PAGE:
After my presentation I sign my novel and talk to the nice folks. The crowd is a mixture of Americans, Danes, and a few Slovaks who dropped by because of the booze. After ten minutes we run out of books which is a shame, but to tell you the truth, it's also á great feeling. I mean, if you can run out of books in New York, you can run out of books anywhere!

Luckily, I'm continuing my tour next year, going to California in February and Hongkong in October. And probably Texas as well. Then throw in some presentations in Portland, Oregon where I teach and some other places in the area.

Yes, I get around. I'm a bit of a book slut. And hey, I'm going to Strasbourg in a month's time to talk about La Naine du tsar, the French edition of the book. But right now I want to thank my wonderful American readers. About 500 of you showed up. A few were forced by gunpoint (I talked at three universities and one high school), but none of you feel asleep as far as I know. Well, that's not totally true. A lady in Milwaukee went into heavy "meditation" during my reading. And a great deal of the audience in Chicago was delightfully drunk.

But I failed to meet a single asshole on my tour. They probably went to the other 555 readings that competed with mine. My readers, on the other hand, are warm, intelligent, and fond of showboats. Who could ask for more?


Tuesday, November 4, 2008

Neurotic Notes From A Book Tour (The Wisconsin and Illinois Entries)

The two small book clubs in Madison, Wisconsin who had suffered through The Tsar's Dwarf before I arrived. My hostess in Madison was Danish professor Nete Schmidt, second on the left.

Monday October 26th
It's a wet dream for any writer of the male persuasion.

I'm in Madison, Wisconsin at my only private gig on my book tour. Fourteen women are sitting at the dinner table with me. They have all read The Tsar's Dwarf and claim they love it. Since I know that my readers are going to accuse me of making this up, I'm putting a picture of them on my blog.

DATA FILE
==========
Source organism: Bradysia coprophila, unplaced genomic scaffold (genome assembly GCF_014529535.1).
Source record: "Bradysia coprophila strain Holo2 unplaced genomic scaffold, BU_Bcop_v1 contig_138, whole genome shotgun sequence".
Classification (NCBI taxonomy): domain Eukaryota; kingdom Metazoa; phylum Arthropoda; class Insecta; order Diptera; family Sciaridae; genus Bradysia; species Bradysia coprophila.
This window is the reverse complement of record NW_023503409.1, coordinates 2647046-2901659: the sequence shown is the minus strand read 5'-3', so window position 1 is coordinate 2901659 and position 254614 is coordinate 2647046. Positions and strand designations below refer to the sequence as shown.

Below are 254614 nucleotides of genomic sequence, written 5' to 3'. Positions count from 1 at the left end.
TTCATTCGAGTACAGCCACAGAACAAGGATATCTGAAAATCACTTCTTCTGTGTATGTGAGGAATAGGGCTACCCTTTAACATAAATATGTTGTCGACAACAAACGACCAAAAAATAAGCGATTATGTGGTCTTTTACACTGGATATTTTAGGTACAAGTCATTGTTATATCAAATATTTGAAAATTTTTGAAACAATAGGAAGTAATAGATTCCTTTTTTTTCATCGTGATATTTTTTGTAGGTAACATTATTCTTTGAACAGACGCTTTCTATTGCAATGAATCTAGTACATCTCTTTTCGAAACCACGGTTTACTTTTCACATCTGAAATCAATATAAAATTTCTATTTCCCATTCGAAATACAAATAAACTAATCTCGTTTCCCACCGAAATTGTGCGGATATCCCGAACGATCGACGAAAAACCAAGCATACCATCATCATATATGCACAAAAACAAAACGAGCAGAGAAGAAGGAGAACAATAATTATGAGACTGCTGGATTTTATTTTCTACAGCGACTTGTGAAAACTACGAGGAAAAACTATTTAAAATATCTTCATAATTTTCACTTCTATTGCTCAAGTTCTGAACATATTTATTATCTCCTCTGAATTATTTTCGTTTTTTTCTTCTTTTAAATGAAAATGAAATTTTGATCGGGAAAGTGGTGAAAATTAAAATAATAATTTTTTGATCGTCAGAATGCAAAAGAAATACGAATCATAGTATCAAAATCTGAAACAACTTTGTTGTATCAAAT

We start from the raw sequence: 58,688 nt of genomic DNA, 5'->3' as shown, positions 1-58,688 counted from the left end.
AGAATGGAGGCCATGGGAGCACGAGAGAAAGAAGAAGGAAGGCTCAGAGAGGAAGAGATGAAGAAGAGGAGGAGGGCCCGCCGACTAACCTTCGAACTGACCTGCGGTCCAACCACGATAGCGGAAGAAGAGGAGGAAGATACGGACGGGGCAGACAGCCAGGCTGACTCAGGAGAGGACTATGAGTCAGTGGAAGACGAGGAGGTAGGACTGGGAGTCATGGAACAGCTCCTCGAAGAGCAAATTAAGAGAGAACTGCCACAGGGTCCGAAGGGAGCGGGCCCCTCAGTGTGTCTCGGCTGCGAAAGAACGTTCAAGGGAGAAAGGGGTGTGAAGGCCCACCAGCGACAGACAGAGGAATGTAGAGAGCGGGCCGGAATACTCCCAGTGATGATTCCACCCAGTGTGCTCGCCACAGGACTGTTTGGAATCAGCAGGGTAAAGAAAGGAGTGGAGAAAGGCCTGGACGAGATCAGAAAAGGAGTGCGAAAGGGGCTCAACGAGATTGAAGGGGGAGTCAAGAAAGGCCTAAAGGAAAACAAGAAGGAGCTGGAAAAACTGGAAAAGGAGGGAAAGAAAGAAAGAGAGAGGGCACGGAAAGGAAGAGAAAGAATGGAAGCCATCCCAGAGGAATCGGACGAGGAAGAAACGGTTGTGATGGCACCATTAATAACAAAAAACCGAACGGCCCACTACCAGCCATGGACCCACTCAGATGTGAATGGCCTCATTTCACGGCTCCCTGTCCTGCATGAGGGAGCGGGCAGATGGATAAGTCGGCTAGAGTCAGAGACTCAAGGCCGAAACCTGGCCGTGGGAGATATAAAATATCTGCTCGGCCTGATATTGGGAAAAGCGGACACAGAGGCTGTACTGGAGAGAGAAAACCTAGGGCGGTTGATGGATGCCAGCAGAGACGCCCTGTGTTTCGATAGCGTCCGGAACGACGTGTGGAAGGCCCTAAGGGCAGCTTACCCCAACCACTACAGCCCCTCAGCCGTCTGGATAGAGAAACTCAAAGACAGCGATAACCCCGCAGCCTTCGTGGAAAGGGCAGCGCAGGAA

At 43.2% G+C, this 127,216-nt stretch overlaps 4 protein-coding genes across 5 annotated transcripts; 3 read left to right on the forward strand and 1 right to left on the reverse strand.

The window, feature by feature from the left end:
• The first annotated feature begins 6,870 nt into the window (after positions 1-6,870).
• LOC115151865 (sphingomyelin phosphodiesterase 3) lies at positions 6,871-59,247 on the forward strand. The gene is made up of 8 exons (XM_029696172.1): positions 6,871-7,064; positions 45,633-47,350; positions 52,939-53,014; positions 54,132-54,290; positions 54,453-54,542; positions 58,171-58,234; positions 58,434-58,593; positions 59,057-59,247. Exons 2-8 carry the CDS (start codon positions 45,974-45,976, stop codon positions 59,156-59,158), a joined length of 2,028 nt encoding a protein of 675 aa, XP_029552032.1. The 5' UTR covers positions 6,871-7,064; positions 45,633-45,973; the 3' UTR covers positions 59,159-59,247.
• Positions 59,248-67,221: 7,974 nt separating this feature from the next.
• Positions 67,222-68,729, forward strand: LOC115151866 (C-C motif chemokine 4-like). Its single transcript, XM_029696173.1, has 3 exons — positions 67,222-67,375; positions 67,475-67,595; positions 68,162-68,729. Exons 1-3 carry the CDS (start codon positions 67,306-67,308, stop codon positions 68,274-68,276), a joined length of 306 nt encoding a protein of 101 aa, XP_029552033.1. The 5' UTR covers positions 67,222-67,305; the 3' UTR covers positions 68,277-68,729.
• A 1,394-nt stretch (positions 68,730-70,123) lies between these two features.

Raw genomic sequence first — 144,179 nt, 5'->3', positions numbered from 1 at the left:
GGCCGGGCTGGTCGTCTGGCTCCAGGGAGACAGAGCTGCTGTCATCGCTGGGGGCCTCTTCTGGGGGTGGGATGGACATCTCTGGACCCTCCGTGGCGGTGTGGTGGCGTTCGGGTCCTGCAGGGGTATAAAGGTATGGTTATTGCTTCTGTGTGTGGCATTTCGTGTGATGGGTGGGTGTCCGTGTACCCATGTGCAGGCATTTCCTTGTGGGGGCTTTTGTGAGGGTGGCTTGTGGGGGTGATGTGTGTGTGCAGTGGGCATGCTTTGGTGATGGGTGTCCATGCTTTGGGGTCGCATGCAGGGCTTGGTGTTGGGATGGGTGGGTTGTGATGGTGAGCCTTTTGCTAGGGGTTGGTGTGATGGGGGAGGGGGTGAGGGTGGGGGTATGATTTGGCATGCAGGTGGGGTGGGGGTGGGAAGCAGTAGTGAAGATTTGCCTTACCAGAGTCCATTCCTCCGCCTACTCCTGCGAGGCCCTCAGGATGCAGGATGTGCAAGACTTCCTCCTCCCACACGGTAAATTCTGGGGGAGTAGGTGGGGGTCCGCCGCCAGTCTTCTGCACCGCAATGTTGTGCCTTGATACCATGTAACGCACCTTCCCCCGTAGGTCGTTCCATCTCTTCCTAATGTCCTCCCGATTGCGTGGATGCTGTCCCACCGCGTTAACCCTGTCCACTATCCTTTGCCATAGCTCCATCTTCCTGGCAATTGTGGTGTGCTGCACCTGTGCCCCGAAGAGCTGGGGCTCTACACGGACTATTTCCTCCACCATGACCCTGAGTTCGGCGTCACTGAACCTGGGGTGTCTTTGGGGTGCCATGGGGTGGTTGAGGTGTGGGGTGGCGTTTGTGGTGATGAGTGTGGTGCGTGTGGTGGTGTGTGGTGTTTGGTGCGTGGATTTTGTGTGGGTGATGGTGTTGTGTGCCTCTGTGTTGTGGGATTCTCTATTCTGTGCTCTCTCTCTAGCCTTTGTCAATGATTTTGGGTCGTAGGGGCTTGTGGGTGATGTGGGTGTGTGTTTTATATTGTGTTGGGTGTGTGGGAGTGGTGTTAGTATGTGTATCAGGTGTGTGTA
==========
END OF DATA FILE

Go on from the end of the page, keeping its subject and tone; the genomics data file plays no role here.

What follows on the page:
Look at them, just look at them. Fourteen wonderful women with exquisite taste in literature are holding up my book. Isn't that just the most beautiful thing you've ever seen? Who needs Taj Mahal or Grand Canyon when God has created American book clubs in Madison?

Downtown Madison, Wisconsin, the proud capital of the state. Hey, it's situated in Dane county. We Danes haven't lived in vain after all ...

Tuesday October 27.
I have a day off in Madison, Wisconsin walking aimlessly around campus, admiring the squirrels and the fall colors. It's a cold but beautiful day. The fraternities are preparing for Halloween and hangovers. You see skeletons everywhere - skeletons and John McCain.

I feel happy and content. The lakes are gorgeous in Madison. I want to bring one of them with me to Portland, Oregon, so I have something to look at when I'm writing. I have this thing for lakes. They always give me a kick.

In the evening I end up at the Danish table in the Ratskeller on campus. Every Tuesday night the Danish students meet up to practice their language skills. Most of them have Danish grandparents. Or maybe they got laid in Copenhagen and fell in love with the place for that reason. After an hour in their company, I feel deeply depressed. The American students speak better Danish than I do. And they look way better as well.

Wednesday October 28.
My hostess in Madison is Nete Schmidt. Nete is a Southern Scandinavian whirlwind from Aarhus, full of passion and initiative. At 6 pm we enjoy a meal at an Indian restaurant and then I do a reading on campus. 40 students show up. More chairs are brought out. They're one of the most quiet crowds I've had, but they listen attentively, ask good questions, and drink the wine. What more can you ask of any one?

And hey, they know how to "humiliate" a visiting novelist as well. "Do you have any idea why Scandinavian writers always write about the Outsider?" a professor asks me.

"We do?" I smile feebly. "I had no idea."

"So you're not aware that you're part of a great Scandinavian tradition?"

"I'm not aware of most things in life," I blush. "You're talking to a man who can't even make his iPod work."

After the reading I think of the Outsider. Is it truly a Scandinavian phenomena to write about people who are odd, different, and on the fringes of society? I think all novelist do that, for the simple reason that we feel like outsiders ourselves.